Then, Nora would come up with a plan and ask herself how hard she really needed to push herself and come up with a realistic plan of action.

07

CBT-i And Medication

CBT for sleep is one of the most effective methods for overcoming insomnia. It’s a relatively short treatment option and is highly personalized to fit the needs and habits of an individual.

Additionally, it gives those who participate in it the skills they need to tackle future sleep problems long after they’ve finished treatment.

However, Dr. Alex notes that CBT-i alone might not be enough for everyone:

“The only drawback is that for some people, there may be a biological basis contributing to their insomnia. In these cases, seeing a doctor for additional options is often also helpful. Not everything is psychological.”

In these cases, your doctor may suggest adding a sleep medication in combination with CBT-i to your treatment.

There are quite a few sleep medications available, and some are alarmed when they hear “sleeping pill”. While some sleeping pills are strong, there are options available that aren’t narcotics or addictive.

You’ll need to work closely with your doctor to determine if sleep medication is right for you.

Always follow instructions for medication from your doctor. Never change the medication or dosage without first speaking with your doctor to minimize side effects and avoid any negative withdrawal symptoms.

08

How Do You Know If You Need Help?

Like we mentioned at the start, there’s nothing abnormal about insomnia. In fact, everyone has trouble getting the sleep they need at one point or another.

So, how do you know if it’s time to see a sleep specialist?

If insomnia is having a negative impact on your physical health, your mental wellbeing, your daily performance, and your general safety, you should seek help from a doctor.

Ultimately, you’ll need to speak with a doctor to find out if any sleep treatment, including CBT-i, is right for you.

However, some parts of CBT-i, like sleep hygiene, can be helpful to anyone who’s looking for a better night’s rest.

According to Dr. Alex:

“Everyone could benefit from CBT for insomnia because the truth is we could all learn to be better sleepers. Typically, people with trouble falling or staying asleep will benefit from CBT for insomnia, sometimes with the temporary use of medication. But the overall goal is to restore healthy, natural sleep - which, like working out, is best done with the supervision and guidance of a trained professional.”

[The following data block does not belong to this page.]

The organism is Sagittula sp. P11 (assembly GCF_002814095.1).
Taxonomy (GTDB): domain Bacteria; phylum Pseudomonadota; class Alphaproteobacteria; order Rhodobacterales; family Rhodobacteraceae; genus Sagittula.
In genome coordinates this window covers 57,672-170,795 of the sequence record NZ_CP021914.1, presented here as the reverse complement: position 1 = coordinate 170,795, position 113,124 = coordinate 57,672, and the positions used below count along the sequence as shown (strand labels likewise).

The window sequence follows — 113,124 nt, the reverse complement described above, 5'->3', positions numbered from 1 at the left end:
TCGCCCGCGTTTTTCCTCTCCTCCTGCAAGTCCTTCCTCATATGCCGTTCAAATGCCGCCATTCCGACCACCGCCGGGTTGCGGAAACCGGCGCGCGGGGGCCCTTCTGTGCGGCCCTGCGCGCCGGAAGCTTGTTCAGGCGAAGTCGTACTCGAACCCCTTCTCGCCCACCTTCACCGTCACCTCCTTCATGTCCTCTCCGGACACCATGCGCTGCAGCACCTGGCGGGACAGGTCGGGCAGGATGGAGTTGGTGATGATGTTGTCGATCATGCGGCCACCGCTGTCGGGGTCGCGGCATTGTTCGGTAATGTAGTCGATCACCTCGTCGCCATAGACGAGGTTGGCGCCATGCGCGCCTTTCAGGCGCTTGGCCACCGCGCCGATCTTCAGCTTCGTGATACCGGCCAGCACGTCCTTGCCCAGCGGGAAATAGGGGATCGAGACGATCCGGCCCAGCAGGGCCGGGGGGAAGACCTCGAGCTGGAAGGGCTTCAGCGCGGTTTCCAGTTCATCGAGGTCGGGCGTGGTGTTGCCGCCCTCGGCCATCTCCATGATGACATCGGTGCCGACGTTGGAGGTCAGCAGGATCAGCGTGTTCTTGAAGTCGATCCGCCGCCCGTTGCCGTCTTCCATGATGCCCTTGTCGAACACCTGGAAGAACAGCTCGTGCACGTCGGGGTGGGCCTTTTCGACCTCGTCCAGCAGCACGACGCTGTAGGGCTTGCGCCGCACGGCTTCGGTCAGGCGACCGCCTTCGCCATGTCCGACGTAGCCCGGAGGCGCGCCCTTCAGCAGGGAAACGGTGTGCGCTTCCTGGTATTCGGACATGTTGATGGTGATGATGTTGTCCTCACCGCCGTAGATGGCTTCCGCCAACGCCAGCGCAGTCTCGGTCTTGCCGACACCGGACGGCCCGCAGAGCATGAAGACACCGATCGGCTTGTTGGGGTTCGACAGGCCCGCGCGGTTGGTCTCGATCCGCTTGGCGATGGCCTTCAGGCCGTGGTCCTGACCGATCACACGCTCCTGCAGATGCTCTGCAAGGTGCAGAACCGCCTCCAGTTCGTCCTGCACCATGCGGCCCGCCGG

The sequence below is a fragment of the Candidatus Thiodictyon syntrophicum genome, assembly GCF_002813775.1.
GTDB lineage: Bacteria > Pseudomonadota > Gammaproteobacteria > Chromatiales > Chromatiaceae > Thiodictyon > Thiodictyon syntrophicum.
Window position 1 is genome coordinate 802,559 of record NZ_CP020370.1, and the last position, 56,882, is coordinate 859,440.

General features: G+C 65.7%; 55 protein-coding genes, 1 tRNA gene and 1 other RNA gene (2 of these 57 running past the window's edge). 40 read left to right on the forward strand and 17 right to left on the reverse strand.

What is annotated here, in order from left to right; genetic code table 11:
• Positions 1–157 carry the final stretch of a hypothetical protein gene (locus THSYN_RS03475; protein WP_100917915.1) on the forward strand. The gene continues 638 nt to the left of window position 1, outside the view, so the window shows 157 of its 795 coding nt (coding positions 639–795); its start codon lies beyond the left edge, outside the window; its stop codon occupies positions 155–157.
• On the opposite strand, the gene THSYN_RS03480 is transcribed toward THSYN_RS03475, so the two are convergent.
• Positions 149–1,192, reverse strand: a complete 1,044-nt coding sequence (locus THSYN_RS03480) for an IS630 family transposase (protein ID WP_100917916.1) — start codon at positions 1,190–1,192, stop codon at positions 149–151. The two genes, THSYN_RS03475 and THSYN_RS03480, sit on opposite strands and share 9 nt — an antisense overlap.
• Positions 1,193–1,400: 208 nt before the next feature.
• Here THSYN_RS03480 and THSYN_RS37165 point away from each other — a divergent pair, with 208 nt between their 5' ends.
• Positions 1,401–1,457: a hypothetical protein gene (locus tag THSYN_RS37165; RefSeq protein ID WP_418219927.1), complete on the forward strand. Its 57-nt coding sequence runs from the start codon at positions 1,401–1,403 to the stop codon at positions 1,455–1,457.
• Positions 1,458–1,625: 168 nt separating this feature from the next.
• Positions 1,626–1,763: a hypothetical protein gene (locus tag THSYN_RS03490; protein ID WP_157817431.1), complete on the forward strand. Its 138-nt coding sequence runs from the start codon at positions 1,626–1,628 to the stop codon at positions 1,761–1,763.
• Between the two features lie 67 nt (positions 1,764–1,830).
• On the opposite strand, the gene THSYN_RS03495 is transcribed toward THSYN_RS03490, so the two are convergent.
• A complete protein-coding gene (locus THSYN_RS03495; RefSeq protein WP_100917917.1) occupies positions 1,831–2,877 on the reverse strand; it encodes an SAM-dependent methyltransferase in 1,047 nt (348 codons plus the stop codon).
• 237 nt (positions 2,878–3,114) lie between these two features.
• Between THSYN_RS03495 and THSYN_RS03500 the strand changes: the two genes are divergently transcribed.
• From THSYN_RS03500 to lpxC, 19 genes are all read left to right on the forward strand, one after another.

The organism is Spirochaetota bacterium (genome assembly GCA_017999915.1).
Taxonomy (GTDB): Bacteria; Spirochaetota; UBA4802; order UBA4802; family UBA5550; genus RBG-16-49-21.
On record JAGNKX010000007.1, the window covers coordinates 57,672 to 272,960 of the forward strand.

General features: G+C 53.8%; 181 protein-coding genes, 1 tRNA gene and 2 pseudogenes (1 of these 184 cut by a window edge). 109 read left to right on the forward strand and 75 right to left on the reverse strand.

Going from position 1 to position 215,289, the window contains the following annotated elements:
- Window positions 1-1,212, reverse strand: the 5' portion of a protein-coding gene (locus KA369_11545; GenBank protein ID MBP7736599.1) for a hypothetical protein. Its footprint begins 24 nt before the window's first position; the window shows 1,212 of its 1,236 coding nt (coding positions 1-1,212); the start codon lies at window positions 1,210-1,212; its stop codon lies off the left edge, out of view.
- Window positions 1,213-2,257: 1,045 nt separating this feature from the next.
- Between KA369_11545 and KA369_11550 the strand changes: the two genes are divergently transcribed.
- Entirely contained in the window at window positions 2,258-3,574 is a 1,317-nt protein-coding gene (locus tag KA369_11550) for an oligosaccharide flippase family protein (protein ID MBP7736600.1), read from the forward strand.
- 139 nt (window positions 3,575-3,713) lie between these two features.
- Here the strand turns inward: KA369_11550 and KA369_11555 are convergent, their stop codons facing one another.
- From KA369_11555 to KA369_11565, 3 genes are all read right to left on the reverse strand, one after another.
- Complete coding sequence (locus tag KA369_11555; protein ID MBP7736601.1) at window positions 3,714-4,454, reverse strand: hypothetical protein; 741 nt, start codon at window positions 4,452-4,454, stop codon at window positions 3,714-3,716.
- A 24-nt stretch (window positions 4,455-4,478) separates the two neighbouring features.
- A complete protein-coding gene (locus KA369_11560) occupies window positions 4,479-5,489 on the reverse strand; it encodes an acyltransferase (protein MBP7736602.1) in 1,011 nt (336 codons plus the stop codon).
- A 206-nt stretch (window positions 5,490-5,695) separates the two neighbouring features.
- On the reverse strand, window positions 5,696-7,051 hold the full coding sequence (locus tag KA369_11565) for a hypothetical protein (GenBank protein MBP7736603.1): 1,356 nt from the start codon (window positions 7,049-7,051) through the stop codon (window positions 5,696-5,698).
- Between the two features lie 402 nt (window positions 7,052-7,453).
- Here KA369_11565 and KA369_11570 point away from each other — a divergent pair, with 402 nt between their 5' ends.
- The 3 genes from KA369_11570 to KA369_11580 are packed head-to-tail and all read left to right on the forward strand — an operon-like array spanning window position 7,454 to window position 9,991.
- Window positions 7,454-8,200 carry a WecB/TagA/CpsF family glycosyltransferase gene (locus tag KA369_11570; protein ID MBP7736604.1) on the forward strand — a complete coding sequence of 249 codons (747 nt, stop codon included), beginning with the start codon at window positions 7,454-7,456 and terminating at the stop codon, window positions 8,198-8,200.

09

How To Find Help

You can start by reaching out to your primary care doctor and asking for a referral. If you have insurance, you might also be able to get in touch with a representative to find a doctor.

If you don’t have insurance, you can use online search tools to find a sleep doctor in your area like More Than Tired and AASM.

Additionally, you can try reaching out to sleep labs in your city.

10

How To Get Ready For Your First CBT-i Session

After you’ve made your first CBT-i appointment, there are a few steps you can take to make sure you’re as prepared as possible on the day of your first session.

Dr. Alex recommends:

“Start by reading about CBT for insomnia online. Consider starting a sleep log, and starting to improve some behaviors before the first appointment. At a minimum, trying to keep a regular bed and wake time may be helpful.”

Then, start jotting down some points that you know will come up in your first appointment, like:

  • Make note of everything you can remember about your insomnia. When did it start? How does it affect you?
  • Make note of any medications you’re on and any other treatments you’ve undergone- for insomnia or otherwise.
  • Try improving your behavior before your first appointment.
  • Solidify your goals for CBT-i.

Clarifying your thoughts, understanding your goals, and getting ahead on easy changes to poor behaviors around sleep will help kickstart your progress and get you back to the kind of sleep you desire even faster.